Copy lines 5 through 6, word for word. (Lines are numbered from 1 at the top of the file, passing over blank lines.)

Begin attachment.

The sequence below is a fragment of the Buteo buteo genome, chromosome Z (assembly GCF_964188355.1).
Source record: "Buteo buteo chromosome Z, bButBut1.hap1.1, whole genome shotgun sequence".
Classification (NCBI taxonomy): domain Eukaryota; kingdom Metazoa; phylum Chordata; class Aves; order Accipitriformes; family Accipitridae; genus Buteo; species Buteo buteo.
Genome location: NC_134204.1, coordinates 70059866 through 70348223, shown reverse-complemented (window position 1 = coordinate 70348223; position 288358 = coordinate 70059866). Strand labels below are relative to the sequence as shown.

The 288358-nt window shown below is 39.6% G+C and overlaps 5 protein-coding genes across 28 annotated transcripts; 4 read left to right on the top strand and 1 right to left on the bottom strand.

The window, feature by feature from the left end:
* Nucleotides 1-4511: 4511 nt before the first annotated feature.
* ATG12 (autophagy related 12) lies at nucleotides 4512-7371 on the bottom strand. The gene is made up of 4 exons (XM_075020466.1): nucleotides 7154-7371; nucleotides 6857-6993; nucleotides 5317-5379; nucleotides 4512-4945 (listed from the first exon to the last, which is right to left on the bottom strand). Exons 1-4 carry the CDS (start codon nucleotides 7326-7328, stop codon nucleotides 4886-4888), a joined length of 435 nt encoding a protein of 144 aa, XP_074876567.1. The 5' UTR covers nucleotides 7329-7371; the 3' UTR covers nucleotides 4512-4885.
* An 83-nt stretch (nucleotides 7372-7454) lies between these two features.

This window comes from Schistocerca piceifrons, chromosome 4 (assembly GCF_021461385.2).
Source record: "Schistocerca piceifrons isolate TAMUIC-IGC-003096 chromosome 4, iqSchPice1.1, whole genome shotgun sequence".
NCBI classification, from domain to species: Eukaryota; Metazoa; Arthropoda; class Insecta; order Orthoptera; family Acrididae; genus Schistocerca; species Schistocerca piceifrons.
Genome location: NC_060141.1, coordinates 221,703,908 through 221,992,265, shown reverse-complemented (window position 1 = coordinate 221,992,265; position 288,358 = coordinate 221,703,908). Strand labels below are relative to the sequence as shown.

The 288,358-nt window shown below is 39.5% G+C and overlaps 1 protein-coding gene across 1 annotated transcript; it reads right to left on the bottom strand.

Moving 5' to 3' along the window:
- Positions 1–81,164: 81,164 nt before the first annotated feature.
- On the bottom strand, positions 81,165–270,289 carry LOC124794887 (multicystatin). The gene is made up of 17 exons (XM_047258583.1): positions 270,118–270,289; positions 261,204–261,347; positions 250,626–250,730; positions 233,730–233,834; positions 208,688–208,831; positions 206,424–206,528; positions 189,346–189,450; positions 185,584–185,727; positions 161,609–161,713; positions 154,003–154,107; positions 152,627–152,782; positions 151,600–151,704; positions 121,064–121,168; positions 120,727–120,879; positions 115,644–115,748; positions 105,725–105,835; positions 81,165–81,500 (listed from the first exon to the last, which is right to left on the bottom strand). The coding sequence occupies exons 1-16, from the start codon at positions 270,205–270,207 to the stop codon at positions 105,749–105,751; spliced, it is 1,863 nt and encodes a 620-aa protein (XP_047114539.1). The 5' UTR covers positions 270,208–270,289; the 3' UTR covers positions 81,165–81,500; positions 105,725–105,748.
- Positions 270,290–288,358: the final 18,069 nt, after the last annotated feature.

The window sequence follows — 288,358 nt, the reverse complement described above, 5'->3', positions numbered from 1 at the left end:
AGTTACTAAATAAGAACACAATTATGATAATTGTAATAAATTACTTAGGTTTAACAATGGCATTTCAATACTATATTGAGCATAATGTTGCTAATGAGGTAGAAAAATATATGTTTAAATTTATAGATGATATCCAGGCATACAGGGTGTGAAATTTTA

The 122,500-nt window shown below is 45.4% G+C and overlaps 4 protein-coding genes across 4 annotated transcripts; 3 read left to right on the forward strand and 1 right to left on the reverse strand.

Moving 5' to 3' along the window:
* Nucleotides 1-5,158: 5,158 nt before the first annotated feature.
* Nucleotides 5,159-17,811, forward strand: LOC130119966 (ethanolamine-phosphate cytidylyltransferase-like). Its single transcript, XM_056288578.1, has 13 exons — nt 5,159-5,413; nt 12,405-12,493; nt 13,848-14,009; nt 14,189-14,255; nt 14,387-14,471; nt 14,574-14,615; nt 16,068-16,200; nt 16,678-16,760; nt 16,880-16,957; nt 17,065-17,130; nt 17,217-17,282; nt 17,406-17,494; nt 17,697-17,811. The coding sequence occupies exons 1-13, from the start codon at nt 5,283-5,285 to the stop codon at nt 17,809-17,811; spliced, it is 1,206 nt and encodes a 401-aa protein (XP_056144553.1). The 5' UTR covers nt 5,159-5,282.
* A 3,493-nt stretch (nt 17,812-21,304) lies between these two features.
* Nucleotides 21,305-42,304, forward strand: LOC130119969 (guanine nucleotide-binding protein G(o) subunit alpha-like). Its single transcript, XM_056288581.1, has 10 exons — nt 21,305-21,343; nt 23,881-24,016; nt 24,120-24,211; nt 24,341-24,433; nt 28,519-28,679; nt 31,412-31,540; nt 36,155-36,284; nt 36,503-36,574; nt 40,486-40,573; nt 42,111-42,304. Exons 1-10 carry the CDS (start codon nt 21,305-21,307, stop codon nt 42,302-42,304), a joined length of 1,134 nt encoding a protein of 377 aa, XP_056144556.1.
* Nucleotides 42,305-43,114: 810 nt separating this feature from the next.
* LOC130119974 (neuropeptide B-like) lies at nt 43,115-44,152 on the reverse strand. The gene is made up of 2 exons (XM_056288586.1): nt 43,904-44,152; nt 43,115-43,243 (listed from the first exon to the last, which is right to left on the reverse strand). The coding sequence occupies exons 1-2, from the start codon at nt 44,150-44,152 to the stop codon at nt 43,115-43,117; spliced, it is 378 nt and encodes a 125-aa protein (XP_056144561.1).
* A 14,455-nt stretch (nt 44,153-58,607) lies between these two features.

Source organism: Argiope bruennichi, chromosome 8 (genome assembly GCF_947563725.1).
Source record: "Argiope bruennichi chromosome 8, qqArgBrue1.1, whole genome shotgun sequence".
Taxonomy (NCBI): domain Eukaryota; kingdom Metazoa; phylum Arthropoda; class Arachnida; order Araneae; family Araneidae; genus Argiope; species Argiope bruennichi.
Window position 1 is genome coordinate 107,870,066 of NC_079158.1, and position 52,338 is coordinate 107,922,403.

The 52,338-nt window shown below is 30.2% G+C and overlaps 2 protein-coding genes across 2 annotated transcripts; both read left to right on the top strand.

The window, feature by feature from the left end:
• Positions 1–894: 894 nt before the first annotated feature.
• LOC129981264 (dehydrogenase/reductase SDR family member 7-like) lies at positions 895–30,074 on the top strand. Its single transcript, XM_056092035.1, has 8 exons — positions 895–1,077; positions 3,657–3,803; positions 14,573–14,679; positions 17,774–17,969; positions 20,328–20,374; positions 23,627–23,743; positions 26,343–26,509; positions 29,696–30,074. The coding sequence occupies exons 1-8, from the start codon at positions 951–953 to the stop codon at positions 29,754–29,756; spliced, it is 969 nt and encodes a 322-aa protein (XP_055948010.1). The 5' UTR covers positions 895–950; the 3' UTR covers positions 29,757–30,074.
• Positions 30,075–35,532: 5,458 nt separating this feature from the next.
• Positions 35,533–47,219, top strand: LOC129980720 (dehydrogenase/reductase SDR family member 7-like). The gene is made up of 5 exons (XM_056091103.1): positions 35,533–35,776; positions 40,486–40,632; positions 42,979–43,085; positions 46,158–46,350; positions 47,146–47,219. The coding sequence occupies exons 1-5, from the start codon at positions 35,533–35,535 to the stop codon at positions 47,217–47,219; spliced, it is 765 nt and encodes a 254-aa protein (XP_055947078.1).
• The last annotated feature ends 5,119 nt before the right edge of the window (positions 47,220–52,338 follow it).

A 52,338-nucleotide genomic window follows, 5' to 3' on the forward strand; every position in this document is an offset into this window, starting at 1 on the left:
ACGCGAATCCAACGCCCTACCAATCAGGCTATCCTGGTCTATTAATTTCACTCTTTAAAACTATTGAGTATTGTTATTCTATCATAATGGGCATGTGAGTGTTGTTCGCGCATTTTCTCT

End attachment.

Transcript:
The 288358-nt window shown below is 39.6% G+C and overlaps 5 protein-coding genes across 28 annotated transcripts; 4 read left to right on the top strand and 1 right to left on the bottom strand.

The window, feature by feature from the left end: